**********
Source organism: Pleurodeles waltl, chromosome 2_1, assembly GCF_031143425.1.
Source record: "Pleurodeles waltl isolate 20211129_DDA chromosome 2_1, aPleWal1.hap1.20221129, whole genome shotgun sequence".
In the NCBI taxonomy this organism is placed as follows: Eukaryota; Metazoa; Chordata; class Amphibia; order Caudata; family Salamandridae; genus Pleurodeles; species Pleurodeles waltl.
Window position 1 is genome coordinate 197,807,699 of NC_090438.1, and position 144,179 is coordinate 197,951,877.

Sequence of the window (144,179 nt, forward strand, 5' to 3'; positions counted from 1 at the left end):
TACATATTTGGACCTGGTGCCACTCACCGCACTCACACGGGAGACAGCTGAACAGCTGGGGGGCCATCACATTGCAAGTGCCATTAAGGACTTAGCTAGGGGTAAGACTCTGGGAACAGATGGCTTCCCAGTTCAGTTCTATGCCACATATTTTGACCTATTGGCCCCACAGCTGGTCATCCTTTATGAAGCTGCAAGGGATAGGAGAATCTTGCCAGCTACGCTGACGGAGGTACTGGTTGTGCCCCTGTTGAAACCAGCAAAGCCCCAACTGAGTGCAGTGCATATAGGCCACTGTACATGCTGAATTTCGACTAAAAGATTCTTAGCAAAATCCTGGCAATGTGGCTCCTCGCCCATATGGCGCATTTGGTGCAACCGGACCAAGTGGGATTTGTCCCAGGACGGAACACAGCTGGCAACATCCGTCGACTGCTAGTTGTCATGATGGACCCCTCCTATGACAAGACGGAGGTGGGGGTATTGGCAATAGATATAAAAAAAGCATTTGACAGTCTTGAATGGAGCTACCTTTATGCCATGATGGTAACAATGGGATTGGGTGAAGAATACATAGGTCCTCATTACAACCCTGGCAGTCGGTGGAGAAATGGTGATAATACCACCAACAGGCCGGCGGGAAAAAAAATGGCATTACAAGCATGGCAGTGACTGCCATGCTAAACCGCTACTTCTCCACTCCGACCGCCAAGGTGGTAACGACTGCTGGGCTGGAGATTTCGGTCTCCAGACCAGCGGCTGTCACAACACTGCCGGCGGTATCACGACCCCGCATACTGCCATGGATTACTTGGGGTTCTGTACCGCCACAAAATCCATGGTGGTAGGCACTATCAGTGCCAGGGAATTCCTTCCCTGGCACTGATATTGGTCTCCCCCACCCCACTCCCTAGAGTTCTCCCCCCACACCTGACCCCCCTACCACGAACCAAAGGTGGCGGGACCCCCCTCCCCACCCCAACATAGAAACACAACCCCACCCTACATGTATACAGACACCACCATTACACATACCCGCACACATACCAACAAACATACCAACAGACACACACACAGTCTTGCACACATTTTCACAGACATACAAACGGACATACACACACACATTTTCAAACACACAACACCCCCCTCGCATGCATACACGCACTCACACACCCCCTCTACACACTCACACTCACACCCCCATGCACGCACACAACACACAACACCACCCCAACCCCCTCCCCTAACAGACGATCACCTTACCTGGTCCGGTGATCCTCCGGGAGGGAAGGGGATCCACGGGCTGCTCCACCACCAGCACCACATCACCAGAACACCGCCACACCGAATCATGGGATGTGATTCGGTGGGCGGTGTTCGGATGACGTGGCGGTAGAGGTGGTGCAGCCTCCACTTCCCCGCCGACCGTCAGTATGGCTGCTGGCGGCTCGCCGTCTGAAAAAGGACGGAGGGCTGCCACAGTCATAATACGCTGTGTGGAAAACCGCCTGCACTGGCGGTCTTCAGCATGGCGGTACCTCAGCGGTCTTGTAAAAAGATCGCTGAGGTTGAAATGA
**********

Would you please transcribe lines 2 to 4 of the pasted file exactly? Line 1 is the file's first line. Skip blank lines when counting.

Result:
Source record: "Pleurodeles waltl isolate 20211129_DDA chromosome 2_1, aPleWal1.hap1.20221129, whole genome shotgun sequence".
In the NCBI taxonomy this organism is placed as follows: Eukaryota; Metazoa; Chordata; class Amphibia; order Caudata; family Salamandridae; genus Pleurodeles; species Pleurodeles waltl.
Window position 1 is genome coordinate 197,807,699 of NC_090438.1, and position 144,179 is coordinate 197,951,877.